Use of universal precautions in interventional radiology: Results of a national survey

Margaret E. Hanson, Donald D. McIntire, George L. Miller, Helen C. Redman

Research output: Contribution to journalArticle

13 Scopus citations

Abstract

Objective: To determine current use of universal precautions by practicing interventional radiologists in the United States. Methods: National survey mailed to interventional radiologists, conducted anonymously in November 1991. Of 1530 survey forms mailed to practicing interventional radiologists, 817 (53%) were returned and 804 (52%) were completed and evaluable. Both academic and private practice settings were represented. Results: Eighty-five percent of respondents had changed their use of infection control measures in the previous 10 years. Of these, 96% cited personal concerns about AIDS as a reason for making changes. Sixty-two percent made changes in response to Centers for Disease Control and Prevention and Occupational Safety and Health Administration recommendations as well. Use of barrier precautions was quite variable. Although 86% of respondents always wore a sterile gown during procedures, only 32% routinely wore a face mask or shield and only 29% of those who did not wear corrective glasses routinely wore protective eye gear during procedures. Seven percent of respondents routinely double gloved for procedures. Twenty percent of reported percutaneous injuries occurred during recapping of used sharps; an additional 6% were related to improper disposal of used sharps. Conclusions: We conclude that use of universal precautions by interventional radiologists in the United States is variable. Some practices that may lead to preventable injury to health care workers remain common.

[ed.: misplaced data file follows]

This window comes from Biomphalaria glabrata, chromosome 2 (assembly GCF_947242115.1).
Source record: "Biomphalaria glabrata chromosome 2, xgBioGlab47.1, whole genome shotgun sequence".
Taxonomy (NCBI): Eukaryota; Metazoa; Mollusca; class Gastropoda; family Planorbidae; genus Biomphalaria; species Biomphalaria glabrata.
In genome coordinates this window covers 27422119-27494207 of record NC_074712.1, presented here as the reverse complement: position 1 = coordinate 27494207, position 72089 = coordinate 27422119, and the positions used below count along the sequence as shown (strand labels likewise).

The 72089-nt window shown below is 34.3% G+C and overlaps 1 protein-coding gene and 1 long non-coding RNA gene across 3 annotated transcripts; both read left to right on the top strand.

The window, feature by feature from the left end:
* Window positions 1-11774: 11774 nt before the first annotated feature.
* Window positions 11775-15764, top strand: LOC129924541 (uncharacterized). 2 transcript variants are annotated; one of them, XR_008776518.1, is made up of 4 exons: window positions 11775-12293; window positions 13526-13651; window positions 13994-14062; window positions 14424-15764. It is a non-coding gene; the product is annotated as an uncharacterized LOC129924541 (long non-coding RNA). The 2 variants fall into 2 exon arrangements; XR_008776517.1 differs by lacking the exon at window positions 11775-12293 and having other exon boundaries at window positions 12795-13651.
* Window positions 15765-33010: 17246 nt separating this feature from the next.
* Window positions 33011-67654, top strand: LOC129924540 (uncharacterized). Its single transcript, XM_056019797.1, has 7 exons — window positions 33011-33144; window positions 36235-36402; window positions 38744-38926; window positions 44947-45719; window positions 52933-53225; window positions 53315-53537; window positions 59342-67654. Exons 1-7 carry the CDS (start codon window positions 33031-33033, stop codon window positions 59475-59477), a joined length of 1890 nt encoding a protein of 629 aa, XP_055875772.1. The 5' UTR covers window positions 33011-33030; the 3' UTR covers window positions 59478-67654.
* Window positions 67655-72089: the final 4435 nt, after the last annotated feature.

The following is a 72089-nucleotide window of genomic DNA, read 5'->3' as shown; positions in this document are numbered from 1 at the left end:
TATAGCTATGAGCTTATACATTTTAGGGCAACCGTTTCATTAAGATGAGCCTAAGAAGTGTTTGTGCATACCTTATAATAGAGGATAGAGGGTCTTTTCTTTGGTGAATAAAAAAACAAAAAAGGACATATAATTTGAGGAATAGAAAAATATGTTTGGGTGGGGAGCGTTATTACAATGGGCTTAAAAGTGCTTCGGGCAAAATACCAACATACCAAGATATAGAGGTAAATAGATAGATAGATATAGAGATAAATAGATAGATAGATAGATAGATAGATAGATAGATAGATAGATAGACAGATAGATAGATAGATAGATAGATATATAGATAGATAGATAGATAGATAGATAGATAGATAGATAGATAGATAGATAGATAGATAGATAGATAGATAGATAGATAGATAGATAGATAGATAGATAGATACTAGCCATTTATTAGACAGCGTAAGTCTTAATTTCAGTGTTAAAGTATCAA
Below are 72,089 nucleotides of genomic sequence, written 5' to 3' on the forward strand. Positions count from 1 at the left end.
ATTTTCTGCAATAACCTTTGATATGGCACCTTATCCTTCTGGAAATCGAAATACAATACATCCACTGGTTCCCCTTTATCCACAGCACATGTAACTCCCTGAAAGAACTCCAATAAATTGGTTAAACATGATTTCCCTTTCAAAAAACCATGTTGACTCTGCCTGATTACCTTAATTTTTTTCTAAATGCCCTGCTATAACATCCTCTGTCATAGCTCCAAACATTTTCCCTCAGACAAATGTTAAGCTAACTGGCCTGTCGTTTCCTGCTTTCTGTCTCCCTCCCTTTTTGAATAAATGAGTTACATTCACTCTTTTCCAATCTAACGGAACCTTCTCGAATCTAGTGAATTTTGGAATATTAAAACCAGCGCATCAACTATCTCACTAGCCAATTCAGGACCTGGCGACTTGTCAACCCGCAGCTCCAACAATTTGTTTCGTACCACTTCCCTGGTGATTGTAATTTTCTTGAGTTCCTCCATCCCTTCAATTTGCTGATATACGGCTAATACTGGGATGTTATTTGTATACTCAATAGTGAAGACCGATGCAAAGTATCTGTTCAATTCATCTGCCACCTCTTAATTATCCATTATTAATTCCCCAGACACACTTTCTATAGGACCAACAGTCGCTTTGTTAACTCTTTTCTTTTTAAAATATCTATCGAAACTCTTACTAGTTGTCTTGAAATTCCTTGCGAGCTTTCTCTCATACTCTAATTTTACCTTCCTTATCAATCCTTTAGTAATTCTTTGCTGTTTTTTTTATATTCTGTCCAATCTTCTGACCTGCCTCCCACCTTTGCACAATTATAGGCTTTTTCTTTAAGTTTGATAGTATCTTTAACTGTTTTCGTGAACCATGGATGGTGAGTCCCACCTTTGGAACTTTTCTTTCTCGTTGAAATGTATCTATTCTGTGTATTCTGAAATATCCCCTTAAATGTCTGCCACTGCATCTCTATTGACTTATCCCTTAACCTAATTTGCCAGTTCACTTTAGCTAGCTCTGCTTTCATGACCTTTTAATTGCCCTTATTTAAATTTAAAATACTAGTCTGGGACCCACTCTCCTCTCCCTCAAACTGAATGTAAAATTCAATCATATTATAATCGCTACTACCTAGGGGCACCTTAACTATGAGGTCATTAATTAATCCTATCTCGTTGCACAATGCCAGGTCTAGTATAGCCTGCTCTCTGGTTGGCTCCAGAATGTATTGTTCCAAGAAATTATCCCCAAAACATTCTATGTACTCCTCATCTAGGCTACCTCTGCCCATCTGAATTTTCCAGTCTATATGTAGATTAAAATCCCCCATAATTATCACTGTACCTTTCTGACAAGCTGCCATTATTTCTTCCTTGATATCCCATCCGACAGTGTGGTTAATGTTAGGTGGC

Original languageEnglish (US)
Pages (from-to)1-5
Number of pages5
JournalAJIC: American Journal of Infection Control
Volume22
Issue number1
DOIs
StatePublished - Feb 1994

ASJC Scopus subject areas

  • Epidemiology
  • Health Policy
  • Public Health, Environmental and Occupational Health
  • Infectious Diseases

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